“Our customers are in dire demand for ambulances. The fact that we know a lot of our customers are running ambulances way past their life expectancy, the reliability of products on the road is very concerning,” said Randy Smith, president of Iowa-based Life Line Emergency Vehicles.
Among the critics is American Ambulance Association president Randy Strozyk, who represents public and private ambulance service providers.
He’s frustrated that automakers and public officials haven’t heeded emergency responders’ repeated warnings.
“You would think we wouldn’t have had to jump up and down. This should have been an easy decision to make,” Stroyzk said.
Clay County’s aging fleet
Clay County ordered a new ambulance in March 2022. But it still hasn’t arrived, and EMS director Andy Hall’s not optimistic.
“We are looking at our next ambulances five years down the road,” Hall explained.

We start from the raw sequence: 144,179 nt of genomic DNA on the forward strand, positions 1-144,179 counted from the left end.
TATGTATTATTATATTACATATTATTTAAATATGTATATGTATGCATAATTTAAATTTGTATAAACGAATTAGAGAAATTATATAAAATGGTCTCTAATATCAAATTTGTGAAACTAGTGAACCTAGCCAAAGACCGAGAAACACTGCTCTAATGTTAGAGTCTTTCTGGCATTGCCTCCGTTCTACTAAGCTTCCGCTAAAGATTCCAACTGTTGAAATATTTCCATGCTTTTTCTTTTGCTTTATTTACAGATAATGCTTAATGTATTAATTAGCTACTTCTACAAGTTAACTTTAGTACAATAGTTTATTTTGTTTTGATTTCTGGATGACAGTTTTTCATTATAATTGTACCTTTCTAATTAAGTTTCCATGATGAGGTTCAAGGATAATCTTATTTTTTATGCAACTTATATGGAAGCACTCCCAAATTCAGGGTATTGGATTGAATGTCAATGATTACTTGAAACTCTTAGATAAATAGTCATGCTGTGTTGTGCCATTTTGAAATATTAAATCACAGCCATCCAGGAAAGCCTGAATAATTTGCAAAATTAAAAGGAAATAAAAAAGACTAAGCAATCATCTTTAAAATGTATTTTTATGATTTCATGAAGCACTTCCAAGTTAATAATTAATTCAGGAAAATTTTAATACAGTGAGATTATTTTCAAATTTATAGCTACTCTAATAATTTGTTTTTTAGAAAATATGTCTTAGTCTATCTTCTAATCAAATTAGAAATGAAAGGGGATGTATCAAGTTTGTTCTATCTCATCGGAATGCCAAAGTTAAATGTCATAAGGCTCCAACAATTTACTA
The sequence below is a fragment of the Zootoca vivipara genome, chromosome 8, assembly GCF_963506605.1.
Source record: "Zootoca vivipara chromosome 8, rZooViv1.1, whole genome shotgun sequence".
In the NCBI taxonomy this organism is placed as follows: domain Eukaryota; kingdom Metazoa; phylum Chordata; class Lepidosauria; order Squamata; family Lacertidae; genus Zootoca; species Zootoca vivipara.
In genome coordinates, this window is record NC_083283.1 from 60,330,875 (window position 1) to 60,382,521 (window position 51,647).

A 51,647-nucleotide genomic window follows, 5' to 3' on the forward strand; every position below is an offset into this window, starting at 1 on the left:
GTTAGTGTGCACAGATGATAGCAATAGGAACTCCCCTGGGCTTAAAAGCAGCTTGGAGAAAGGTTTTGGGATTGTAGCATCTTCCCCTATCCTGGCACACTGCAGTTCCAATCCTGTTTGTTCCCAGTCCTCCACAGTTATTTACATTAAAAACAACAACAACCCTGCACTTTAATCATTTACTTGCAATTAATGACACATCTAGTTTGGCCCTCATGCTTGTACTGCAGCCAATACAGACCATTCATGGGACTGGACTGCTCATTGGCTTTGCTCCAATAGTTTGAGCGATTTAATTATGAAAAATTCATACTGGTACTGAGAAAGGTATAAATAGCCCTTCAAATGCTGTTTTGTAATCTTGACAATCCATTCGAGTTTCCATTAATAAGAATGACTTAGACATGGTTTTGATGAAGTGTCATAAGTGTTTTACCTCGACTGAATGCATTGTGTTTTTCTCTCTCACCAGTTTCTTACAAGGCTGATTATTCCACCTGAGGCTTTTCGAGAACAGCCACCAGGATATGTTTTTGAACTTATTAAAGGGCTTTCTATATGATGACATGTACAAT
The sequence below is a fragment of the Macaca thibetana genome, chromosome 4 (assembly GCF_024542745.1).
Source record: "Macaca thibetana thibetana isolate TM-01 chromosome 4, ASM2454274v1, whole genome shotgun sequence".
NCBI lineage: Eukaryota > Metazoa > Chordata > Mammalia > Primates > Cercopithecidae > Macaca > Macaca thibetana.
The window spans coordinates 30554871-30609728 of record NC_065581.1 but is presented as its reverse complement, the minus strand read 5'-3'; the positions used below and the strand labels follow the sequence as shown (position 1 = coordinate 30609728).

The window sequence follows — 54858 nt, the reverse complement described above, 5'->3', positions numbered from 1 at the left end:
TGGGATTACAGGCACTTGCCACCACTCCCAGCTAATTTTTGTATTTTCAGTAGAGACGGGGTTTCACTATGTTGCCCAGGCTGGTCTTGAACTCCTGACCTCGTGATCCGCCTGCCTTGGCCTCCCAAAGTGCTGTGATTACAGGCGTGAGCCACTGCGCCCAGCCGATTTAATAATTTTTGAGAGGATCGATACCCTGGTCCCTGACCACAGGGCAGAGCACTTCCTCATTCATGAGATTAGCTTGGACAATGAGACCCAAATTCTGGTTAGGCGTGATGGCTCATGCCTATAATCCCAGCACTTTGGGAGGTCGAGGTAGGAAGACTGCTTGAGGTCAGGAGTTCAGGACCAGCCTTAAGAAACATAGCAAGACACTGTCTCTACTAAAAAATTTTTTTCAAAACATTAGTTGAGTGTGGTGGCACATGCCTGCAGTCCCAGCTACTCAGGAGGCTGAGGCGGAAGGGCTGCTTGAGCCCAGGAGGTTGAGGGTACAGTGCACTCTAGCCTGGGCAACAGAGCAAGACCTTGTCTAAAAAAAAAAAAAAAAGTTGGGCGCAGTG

Hall’s agency has four ambulances to cover a county that encompasses an area of 259 square miles.
The newest is a 2019 model, purchased and delivered before the pandemic.
The oldest is a 2010 with more than 235,000 miles on it — so many miles Hall had to get special permission from the state of Tennessee to keep using it.
And in Clay County, the situation is compounded by a larger issue in rural health care. Back in 2018, the county’s only hospital shut down, leaving this county of 7,555 people without an emergency room. “We are their hospital, we’re their ER until we can get them to a facility,” Cowan said
In fact, the closest ER is now 20 miles away. A typical round-trip call for EMTs lasts around 90 minutes.
That increases the chance that the oldest vehicles in the fleet will be put into use — and increases the chance that the newer, more reliable units will be tied up when a call comes in.
The new normal
Meanwhile, in 2022 representatives of the nation’s ambulance operators, fire chief, EMTs and firefighters sent a joint letter to Secretary of Transportation Pete Buttigieg that called the situation a “crisis” and asked that DOT push ambulance makers to prioritize them now and in the future.